Prospective studies across diverse rowing populations (age groups, boat/rowing types and ability levels including para rowers) are required to establish incidence of and risk factors for rowing-related LBP. A standard definition of rowing-related LBP should be used and refined as needed. We introduced a definition in our recommendations. High-quality randomised controlled trials are urgently needed to determine the effectiveness of individual interventions and management strategies (particularly surgery) from initial acute care to a full return to training and competition. A care pathway should be created for junior, para and masters rowers.
A limitation of the consensus statement methods was that the members of each working group also participated in the Delphi process for their respective topics. Working group members were blinded to responses where possible, but there is a risk of bias.
We present a consensus statement for best practice in rowing-related LBP. This statement is based on research evidence and clinical practice and aligns with recommendations from international guidelines for managing LBP in the general population, and includes specific recommendations for rowers. Research efforts in relation to all aspects of managing rowing-related and athlete-related LBP should be intensified. It is our hope that the statement will help guide decisions regarding prevention and management of rowers with LBP. Future research should focus on a standardised approach to defining, assessing and managing LBP in rowers, encompassing the biopsychosocial influences on LBP.
Athlete representatives: Gary O’Donovan (Ireland), Frida Svensson (Sweden), Kim Brennan (Australia). Coach representatives: Mads Haubro (Denmark), Paul Thompson (formerly GB and now China). World Rowing Sports Medicine Committee: Juergen Steinacker, Jo Hannafin, Mike Wilkinson, Mikio Hiura, Piero Poli, Donia Koubaa, Henning Bay Nielsen, Tomislav Smoljanovic, Petra Zupet. Graphic design Figure 1: Ciaran Ward (independent graphic designer). We would like to thank the following people for their contributions at different stages, or within subsections, during the creation of this consensus statement: Ann Redgrave, Mark Edgar, Caroline MacManus, Bruce Forster, Kieran O'Sullivan, Phil Glasgow, Leo Ng, Peter O'Sullivan, Ben Clarsen, Connie Draper, Alex Wolf.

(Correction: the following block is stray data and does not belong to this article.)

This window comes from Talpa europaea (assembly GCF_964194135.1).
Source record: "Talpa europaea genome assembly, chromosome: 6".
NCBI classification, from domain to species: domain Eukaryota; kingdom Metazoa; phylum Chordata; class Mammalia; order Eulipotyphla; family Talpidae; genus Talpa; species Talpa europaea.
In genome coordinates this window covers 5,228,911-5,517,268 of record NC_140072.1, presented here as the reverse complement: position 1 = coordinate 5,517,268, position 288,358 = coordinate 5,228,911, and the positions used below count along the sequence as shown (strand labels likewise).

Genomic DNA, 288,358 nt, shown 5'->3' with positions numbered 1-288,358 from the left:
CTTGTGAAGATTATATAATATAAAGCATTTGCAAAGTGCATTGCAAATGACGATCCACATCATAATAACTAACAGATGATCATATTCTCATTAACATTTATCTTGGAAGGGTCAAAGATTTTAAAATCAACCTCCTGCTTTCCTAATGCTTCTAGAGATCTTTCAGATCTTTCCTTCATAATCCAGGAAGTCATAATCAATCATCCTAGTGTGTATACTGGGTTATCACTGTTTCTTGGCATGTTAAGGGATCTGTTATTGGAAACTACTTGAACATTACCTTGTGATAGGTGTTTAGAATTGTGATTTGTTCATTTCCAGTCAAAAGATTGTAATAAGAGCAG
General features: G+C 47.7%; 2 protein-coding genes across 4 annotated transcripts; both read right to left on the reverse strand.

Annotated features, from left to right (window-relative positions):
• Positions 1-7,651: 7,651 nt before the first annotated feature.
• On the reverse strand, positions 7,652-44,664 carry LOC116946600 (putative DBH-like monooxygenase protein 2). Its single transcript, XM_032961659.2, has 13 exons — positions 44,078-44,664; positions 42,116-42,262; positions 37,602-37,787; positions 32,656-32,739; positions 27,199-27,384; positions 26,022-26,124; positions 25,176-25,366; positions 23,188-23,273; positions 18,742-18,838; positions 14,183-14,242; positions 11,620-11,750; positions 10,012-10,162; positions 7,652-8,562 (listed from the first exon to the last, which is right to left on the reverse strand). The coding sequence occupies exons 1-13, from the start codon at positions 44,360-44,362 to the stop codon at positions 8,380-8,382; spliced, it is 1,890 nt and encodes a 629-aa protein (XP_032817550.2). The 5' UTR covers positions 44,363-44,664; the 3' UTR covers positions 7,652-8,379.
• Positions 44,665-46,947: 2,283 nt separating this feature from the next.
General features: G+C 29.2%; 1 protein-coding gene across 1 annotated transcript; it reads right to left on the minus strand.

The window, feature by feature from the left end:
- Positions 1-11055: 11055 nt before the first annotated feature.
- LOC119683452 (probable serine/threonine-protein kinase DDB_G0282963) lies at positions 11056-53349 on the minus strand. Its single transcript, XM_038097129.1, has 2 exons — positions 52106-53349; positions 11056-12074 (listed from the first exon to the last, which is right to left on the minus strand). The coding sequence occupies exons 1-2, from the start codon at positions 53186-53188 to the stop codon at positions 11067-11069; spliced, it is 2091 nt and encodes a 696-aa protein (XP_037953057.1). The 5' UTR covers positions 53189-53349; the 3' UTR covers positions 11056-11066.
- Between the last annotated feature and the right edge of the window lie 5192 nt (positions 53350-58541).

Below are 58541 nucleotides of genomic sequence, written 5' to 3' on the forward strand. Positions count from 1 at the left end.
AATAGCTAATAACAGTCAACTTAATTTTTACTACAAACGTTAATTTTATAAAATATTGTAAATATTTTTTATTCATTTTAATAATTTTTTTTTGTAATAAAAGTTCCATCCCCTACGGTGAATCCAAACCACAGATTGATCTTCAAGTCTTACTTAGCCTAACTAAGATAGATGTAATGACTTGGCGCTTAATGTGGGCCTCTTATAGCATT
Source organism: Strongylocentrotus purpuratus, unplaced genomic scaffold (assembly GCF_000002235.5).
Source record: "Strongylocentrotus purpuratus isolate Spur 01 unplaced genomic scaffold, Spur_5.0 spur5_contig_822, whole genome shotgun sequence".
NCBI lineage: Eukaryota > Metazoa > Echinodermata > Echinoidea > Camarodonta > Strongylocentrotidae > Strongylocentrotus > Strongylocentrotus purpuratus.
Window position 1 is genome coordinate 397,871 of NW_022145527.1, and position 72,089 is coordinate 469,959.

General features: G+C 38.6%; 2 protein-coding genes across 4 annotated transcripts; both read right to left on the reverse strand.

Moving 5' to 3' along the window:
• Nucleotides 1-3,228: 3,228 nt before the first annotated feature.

Twitter @fionawilsonf, @janesthornton, @drkateackerman, @DrLarissaTrease, @clare_ardern
Correction notice This article has been corrected since it published Online First. The supplemental files and acknowledgements statement have been updated.
Contributors All authors have made substantial contributions to: (1) the conception and design of the study, or acquisition of data, or analysis and interpretation of data; (2) drafting the article or revising it critically for important intellectual content and (3) final approval of the version submitted.
Funding Trinity College Dublin funded the consensus statement through internal research funding to FW, but did not influence the content of this consensus statement. The Australian Olympic Medical Committee provided funding for KW to attend the first meeting in London. High Performance Sport New Zealand funded CN through the Prime Minister’s Scholarship for HPSNZ.
Competing interests None declared.
Provenance and peer review Not commissioned; externally peer reviewed.
Supplemental material This content has been supplied by the author(s). It has not been vetted by BMJ Publishing Group Limited (BMJ) and may not have been peer-reviewed. Any opinions or recommendations discussed are solely those of the author(s) and are not endorsed by BMJ. BMJ disclaims all liability and responsibility arising from any reliance placed on the content. Where the content includes any translated material, BMJ does not warrant the accuracy and reliability of the translations (including but not limited to local regulations, clinical guidelines, terminology, drug names and drug dosages), and is not responsible for any error and/or omissions arising from translation and adaptation or otherwise.